April 27, 2010

Project Fayway

Party Dress
8 x 16, oil on canvas

Sometimes you just can't predict where your next inspiration will come from. That is certainly true for this painting. After stepping into a restaurant powder room and seeing fabulous fashion illustration posters, I was so inspired to sketch out a design of my own. Now, normally I only paint what I can study, that is, what is actually in front of me-- so nothing could have been more foreign that stepping up to the easel with no plan and no reference. But it didn't take long before I got totally lost in the process, and "forgot" that it was out of my comfort zone. Because oil paint is so forgiving, I easily gave my "model" a purse, a boa, sleeves, a necklace, a hat, and ten other hairstyles...only to scrape them all off, design and re-design until I settled on this dress in one of my favorite colors. I don't expect Project Runway to call anytime soon, but this was tons of fun.  Can't wait to try another pose...maybe a ballgown next time, or perhaps a....
"Today must not be a souvenir of yesterday, and so the struggle is everlasting. 
Who am I today? What do I see today? 
How shall I use what I know, and how shall I avoid being a victim of what I know?
 Life is not repetition....
If you work from memory, you are most likely to put in your real feeling"
...Robert Henri
(Isn't that just the best quote? Henri must have been the ultimate art instructor.)

April 20, 2010


10 x 20, oil on canvas

This is a departure in style for me; a commission where my "assignment" was all about color and emotion.  And did I mention fun? 
"Follow your bliss and the universe will open doors for you where there were only walls"
...Joseph Campbell

April 11, 2010

skin tones...

I received a few questions about the last post and thought the answers would be of interest to others...if you don't paint, however, this will be boring, so I apologize in advance...

The mid-tone grey paper palette I mentioned is called Grey Matters and is sold at Amazon as well as many art stores.

As for questions about skin tone-- The shadow color was made from burnt sienna, (with just a touch of ultramarine blue and white). The clean peachy color in the last portrait was a Stephen Early suggestion, using cadmium green pale + scarlett cadmium + white. Some other great skin tone combos to try are Carolyn Anderson's use of "a purple" (like dioxazine) + yellow ochre and white.  Another is viridian green and cad orange, plus a tiny amount of cadmium red light and white.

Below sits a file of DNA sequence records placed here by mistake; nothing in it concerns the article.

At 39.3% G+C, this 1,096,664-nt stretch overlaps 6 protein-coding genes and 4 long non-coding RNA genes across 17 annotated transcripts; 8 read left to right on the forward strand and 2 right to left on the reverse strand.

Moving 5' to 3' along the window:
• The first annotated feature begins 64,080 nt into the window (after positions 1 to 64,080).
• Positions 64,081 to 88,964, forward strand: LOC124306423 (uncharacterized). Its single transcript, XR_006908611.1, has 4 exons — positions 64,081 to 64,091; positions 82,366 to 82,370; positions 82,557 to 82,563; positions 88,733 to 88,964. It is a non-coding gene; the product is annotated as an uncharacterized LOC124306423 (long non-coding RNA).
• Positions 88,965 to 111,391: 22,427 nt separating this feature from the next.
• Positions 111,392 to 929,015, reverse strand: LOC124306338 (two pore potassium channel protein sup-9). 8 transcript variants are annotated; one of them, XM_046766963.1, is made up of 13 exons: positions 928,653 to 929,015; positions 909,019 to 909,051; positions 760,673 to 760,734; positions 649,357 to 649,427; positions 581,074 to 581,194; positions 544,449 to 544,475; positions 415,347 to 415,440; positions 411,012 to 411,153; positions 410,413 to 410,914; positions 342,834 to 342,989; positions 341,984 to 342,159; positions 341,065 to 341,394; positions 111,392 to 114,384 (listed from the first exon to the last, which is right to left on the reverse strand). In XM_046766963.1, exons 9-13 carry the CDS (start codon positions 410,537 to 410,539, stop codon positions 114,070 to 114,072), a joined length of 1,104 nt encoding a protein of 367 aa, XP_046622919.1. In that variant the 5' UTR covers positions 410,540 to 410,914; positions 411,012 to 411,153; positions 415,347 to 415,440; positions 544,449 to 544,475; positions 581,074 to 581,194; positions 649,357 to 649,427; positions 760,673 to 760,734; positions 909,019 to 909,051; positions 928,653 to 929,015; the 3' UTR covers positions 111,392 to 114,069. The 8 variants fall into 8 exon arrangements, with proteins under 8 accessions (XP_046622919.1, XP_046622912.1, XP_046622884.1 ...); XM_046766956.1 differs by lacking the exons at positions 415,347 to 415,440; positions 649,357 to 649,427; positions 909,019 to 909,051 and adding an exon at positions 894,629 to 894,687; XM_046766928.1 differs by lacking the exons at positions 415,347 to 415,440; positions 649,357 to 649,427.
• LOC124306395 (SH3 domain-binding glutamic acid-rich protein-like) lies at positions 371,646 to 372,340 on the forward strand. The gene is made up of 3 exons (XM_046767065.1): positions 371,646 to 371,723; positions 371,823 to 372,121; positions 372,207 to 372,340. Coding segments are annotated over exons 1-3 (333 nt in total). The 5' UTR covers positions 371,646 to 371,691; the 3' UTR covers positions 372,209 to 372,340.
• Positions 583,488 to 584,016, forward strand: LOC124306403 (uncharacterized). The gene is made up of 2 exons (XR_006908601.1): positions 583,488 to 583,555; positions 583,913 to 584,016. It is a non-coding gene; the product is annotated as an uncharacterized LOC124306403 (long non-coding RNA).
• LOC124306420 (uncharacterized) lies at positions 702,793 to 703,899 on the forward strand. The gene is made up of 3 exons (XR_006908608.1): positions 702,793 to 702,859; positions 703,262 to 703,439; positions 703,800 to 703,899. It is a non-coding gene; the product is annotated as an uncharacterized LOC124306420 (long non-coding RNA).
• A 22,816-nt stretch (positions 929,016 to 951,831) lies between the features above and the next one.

Also, Kim English sometimes uses purple and orange to make a beautiful rich brown that can be tweaked warmer or cooler for a great skin tone in shadow or light (with white). And then it is also fun to experiment with any combination of reds and yellows + white; warm and cool reds (like cad red light and alizarin) plus warm and cool yellows (like cad yellow med., cad yellow pale or lemon yellow)--And sometimes a pinker version is best, so I go with permanent rose or quinacridone, plus a yellow. And in all these examples, you can always add in a little modifier like green if the color is too warm...And there are lots of others, plus you can get lovely skin tones using a simple limited palette of red, yellow and blue. The key is to observe the model and paint what you see, but sometimes trying new combinations like the ones above make it easier to "find" what you see. At least that is true in my case...But, having said all that, seeing and capturing the overall skin tone is One Thing--then there is the ability to capture the nuances of color within the lights and shadows-- now THAT is truly something I know very little about, but am thrilled to learn. The absolute best example of what I am talking about is Robin Frey's figures and portraits--take a look at this stunning portrait to see what I mean-(as well as the  other extraordinary examples on his website). 
Now THAT is the best kind of chi! 
"Colors are brighter when the mind is open"...Adriana Alarcon

April 10, 2010

figure workshop

I recently had the honor of  participating in a 5-day figure-painting class with Studio Incamminati instructor Stephen Early. As you can see in my studies below, the workshop began as our model assumed quick poses. The object was to quickly capture the gesture before she moved onto the next pose.
We completed dozens of these, wiped them down, and kept going. Gradually we were given slightly longer poses, but still our focus was in seeing the form as outlined by shadow and light, avoiding detail. This is such a fun exercise, and just never gets old as each pose presents all new challenges in observing and drawing.